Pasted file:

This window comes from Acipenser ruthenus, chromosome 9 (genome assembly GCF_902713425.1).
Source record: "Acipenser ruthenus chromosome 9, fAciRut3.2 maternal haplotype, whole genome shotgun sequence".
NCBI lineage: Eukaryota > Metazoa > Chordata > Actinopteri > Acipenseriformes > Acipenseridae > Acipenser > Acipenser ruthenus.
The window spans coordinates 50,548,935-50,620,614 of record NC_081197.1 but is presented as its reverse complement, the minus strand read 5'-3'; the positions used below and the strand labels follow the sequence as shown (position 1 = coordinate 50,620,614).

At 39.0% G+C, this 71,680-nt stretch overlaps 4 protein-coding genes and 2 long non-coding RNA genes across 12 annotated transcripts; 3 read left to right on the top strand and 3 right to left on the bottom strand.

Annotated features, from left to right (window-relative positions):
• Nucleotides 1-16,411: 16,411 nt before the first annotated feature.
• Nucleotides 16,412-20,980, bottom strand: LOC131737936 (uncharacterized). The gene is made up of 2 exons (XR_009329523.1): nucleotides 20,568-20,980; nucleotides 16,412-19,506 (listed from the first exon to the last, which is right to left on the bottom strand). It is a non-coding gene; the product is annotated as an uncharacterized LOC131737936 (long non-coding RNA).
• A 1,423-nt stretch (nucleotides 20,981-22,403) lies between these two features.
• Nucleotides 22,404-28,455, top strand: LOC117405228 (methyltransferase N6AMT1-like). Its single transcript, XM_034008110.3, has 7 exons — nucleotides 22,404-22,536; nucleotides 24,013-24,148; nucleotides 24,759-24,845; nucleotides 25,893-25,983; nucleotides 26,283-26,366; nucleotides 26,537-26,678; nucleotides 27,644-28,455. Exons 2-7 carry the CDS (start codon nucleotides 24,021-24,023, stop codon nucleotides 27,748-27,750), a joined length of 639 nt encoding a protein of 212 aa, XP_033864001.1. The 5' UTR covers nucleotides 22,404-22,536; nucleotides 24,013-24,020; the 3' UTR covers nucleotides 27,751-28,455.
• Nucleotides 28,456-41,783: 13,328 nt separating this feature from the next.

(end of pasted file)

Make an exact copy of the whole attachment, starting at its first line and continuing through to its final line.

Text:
This window comes from Acipenser ruthenus, chromosome 9 (genome assembly GCF_902713425.1).
Source record: "Acipenser ruthenus chromosome 9, fAciRut3.2 maternal haplotype, whole genome shotgun sequence".
NCBI lineage: Eukaryota > Metazoa > Chordata > Actinopteri > Acipenseriformes > Acipenseridae > Acipenser > Acipenser ruthenus.
The window spans coordinates 50,548,935-50,620,614 of record NC_081197.1 but is presented as its reverse complement, the minus strand read 5'-3'; the positions used below and the strand labels follow the sequence as shown (position 1 = coordinate 50,620,614).

At 39.0% G+C, this 71,680-nt stretch overlaps 4 protein-coding genes and 2 long non-coding RNA genes across 12 annotated transcripts; 3 read left to right on the top strand and 3 right to left on the bottom strand.

Annotated features, from left to right (window-relative positions):
• Nucleotides 1-16,411: 16,411 nt before the first annotated feature.
• Nucleotides 16,412-20,980, bottom strand: LOC131737936 (uncharacterized). The gene is made up of 2 exons (XR_009329523.1): nucleotides 20,568-20,980; nucleotides 16,412-19,506 (listed from the first exon to the last, which is right to left on the bottom strand). It is a non-coding gene; the product is annotated as an uncharacterized LOC131737936 (long non-coding RNA).
• A 1,423-nt stretch (nucleotides 20,981-22,403) lies between these two features.
• Nucleotides 22,404-28,455, top strand: LOC117405228 (methyltransferase N6AMT1-like). Its single transcript, XM_034008110.3, has 7 exons — nucleotides 22,404-22,536; nucleotides 24,013-24,148; nucleotides 24,759-24,845; nucleotides 25,893-25,983; nucleotides 26,283-26,366; nucleotides 26,537-26,678; nucleotides 27,644-28,455. Exons 2-7 carry the CDS (start codon nucleotides 24,021-24,023, stop codon nucleotides 27,748-27,750), a joined length of 639 nt encoding a protein of 212 aa, XP_033864001.1. The 5' UTR covers nucleotides 22,404-22,536; nucleotides 24,013-24,020; the 3' UTR covers nucleotides 27,751-28,455.
• Nucleotides 28,456-41,783: 13,328 nt separating this feature from the next.